• LinkedIn now has 100 million members.

Gee, these guys aren’t even making me do math. This is too easy.  

In this case, an email request for clarification was answered immediately, directing me to the other online source they had used. I see this from time to time. Someone else wrote it on the internet, so it must be true.

 

The Case Of “Repeat It Often Enough And They Will Believe It.”

And for our finale, let’s take this old one out behind the shed and shoot it.

nsea-official-stats

 

How many of you have seen this one floating around from time to time? Hands up everyone who has actually seen it and liked it, commented on how pithy these statistics were, or shared it with their network?  

Well, sorry to say, but there is no evidence to support these marvelous statistics.

To start with, google “National Sales Executive Association” and see what comes up. Mingled in with lots of people sharing this are lots of articles on how this whole slate of statistics is completely made up (one excellent one can be read here http://askthemanager.com/2014/06/92-percent-of-linkedin-users-believe-made-up-statistics/#.WCoerWorKUm )

You will note that one thing won’t find in a search for the National Sales Executives Association is any reference to such an organization existing or ever having existed.

And here’s the thing. We believe this slate of stats because we want to. We want to believe that these stats show that perseverance is critical to success and will be rewarded.   

A lot of social media statistics and social selling statistics are used with very little reference as to where they came from or how they were generated. People love to cite statistics and a lot of statistics that started out as legitimate become “massaged”, whether by design or by accident.

So let me suggest that if someone quotes a statistic without referencing a source you can verify yourself, consider it crap.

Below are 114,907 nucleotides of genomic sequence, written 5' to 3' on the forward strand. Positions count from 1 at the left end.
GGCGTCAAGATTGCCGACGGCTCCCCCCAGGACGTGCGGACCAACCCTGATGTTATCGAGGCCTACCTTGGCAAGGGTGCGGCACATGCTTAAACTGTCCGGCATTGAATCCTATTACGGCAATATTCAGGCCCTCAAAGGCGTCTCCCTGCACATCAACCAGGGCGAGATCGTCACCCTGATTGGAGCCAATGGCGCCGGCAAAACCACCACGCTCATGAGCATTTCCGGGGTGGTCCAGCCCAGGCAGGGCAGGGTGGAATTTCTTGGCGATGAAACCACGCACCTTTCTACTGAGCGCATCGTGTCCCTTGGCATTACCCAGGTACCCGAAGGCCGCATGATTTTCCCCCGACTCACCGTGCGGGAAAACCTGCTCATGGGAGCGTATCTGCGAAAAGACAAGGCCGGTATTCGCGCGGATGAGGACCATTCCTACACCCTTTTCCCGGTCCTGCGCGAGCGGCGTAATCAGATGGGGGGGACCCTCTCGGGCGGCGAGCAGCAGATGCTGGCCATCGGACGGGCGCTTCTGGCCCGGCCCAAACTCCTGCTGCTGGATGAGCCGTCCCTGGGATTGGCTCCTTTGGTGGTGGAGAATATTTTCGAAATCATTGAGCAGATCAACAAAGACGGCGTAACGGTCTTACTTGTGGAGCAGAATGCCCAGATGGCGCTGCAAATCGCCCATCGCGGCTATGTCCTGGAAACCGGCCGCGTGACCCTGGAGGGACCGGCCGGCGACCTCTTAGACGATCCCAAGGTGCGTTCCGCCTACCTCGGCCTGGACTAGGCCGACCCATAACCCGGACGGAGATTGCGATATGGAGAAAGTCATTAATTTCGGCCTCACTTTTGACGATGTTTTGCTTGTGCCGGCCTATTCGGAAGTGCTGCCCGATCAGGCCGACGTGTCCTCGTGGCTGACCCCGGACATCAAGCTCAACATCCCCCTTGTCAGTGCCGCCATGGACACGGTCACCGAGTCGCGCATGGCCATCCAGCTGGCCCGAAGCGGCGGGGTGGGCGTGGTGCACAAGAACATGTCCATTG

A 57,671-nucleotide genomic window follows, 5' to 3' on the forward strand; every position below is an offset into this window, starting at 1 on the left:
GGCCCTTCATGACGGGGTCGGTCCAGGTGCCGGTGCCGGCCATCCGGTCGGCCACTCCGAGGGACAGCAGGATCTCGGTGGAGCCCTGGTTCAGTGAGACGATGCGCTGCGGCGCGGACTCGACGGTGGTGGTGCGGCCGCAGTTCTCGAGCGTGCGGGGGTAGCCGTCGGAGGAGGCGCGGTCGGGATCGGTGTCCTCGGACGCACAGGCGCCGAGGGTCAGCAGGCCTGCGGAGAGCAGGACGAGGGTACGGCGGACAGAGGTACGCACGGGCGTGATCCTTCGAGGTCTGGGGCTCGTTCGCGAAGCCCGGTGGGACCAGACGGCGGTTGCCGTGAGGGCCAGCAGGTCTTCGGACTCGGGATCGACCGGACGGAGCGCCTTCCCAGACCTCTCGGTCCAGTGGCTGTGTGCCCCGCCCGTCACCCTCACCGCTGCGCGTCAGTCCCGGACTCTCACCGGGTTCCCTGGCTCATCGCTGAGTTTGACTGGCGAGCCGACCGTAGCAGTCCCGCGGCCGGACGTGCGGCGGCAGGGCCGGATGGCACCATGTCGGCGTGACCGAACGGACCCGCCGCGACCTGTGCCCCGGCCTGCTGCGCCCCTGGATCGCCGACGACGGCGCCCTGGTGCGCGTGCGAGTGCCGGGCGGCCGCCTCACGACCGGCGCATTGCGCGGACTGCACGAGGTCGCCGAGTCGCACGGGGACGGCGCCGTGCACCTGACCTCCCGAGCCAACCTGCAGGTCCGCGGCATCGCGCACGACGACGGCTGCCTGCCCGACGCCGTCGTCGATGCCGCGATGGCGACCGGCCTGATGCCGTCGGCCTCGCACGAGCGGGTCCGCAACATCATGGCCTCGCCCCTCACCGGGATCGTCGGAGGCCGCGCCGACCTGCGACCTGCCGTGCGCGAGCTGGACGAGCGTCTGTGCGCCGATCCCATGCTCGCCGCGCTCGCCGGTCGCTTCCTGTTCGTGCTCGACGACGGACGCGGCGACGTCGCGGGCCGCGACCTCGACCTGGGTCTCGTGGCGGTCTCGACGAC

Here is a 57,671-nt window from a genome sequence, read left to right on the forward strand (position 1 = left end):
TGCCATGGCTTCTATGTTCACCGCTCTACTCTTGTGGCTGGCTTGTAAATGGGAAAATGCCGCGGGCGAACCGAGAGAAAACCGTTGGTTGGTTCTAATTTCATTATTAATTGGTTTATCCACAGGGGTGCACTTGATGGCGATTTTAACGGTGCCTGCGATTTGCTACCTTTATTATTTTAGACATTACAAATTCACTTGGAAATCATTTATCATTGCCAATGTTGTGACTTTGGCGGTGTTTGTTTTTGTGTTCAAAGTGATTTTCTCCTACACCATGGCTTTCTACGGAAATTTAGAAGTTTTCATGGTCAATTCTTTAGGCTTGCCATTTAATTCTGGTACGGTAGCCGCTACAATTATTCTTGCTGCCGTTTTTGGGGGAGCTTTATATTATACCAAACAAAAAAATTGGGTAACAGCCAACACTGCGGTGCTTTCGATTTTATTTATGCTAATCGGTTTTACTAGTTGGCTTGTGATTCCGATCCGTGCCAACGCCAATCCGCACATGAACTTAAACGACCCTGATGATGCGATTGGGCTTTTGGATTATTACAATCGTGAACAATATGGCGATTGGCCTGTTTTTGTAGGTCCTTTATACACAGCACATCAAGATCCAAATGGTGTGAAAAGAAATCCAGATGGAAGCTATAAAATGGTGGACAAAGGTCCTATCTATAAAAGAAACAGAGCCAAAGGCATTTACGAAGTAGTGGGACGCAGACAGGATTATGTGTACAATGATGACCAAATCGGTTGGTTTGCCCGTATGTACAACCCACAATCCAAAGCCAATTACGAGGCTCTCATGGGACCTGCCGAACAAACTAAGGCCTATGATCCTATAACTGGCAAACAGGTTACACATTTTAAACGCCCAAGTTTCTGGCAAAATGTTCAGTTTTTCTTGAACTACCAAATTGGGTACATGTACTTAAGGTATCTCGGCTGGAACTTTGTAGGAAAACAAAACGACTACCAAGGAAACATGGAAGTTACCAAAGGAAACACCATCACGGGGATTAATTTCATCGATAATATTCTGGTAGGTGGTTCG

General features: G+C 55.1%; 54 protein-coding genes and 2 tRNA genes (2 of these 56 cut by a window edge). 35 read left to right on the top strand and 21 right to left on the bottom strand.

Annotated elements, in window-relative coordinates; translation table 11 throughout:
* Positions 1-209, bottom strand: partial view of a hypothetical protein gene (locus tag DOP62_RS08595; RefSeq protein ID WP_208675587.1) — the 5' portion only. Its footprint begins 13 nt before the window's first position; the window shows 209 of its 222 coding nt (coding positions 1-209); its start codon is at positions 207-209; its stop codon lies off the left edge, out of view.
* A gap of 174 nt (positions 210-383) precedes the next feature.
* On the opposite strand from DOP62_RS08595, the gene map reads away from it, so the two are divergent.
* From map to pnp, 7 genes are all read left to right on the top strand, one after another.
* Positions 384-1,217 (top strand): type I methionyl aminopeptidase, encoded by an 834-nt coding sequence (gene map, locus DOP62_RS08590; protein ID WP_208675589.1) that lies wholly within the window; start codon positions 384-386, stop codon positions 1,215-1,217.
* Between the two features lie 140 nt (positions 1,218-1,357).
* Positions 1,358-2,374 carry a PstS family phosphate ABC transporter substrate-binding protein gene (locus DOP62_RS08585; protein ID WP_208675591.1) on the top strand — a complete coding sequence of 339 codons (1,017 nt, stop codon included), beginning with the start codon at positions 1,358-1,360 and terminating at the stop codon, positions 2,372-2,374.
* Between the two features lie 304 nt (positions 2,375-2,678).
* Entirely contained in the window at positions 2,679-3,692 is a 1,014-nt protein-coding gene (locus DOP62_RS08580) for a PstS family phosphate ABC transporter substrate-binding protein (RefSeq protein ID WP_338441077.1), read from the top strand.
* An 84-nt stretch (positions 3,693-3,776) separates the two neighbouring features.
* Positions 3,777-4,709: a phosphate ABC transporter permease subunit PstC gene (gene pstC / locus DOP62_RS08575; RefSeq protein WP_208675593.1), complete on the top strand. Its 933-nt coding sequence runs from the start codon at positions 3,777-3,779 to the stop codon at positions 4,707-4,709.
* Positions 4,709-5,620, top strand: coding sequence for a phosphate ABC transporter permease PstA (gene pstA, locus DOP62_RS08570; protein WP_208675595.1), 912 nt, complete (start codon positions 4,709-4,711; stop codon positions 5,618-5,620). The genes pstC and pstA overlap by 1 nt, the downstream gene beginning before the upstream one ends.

And let me suggest that if someone quotes a vague data set that can’t be quantified “we interviewed a hundred top performers” or “social sellers outperformed their peers”, consider it crap.

And finally, in the immortal words of Peanuts character Charlie Brown: “Tell your statistics to shut up.”

Why Do As Many As 75% Of Outreach Messages Fail on LinkedIn?

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No One Is Home.

LinkedIn announced Q3 2016 results a couple of weeks ago on October 27th. There are now 467 million LinkedIn members. They also announced 106 million unique monthly logins, which sounds great until you realize what that means. 106 million people now log in once a month or more often than that. The flip side of the coin is that 361 million people log in less than once month. Think about that for a second or two…that’s 361 million people, some of whom may log onto LinkedIn once before New Years. Many of them will show up once between now and the Spring. And many won’t really show up at all.

If you send a LinkedIn message today to someone you would really like to speak with, but if they are one of the 361 million, the odds are pretty poor that they are going to respond to your message.

Why? Because they will likely ignore it. These are people who don’t use LinkedIn very often. They don’t “get” networking. They have never seen the value in using LinkedIn regularly, and they still don’t. So messages from LinkedIn are more likely to just be ignored. This is what I mean by your outreach failing because no one is home.

  And in an oblique way, LinkedIn acknowledges this problem.  I think it is instructive that if someone responds to your LinkedIn InMail you get a credit for a new InMail to use with another LinkedIn member. How long does LinkedIn give them to reply? Ninety days. It sounds to me like LinkedIn wants to give them every opportunity to show up and respond, but they aren’t that confident either.

So you can knock on the door, but if no one is home…what can you do?

Your homework.

Before you reach out to someone, go to the recent activity part of their LinkedIn Profile and look for two things: number of followers and recent activity. If someone has 1200 followers and you can see they are active posting and responding to other people’s posts, you can feel comfortable that they appreciate what LinkedIn has to offer and will likely respond to your message. It may not be the response you want, but at least you will know where you stand.

On the other hand, finding someone with 41 connections and no activity is the kiss of death. Likelihood of this person responding is effectively zero.

What else can you do about it? Be realistic and use alternatives. If you are confident in your email abilities you can try emailing them. Or you can try  approaching the target company through someone else at the company who does look approachable.   

The bottom line is that no matter how fabulous a candidate may seem to be for your product or service, you are going to have a really hard time getting the attention of someone who is not there.

Learn to recognize low probability situations and don’t invest your time in them.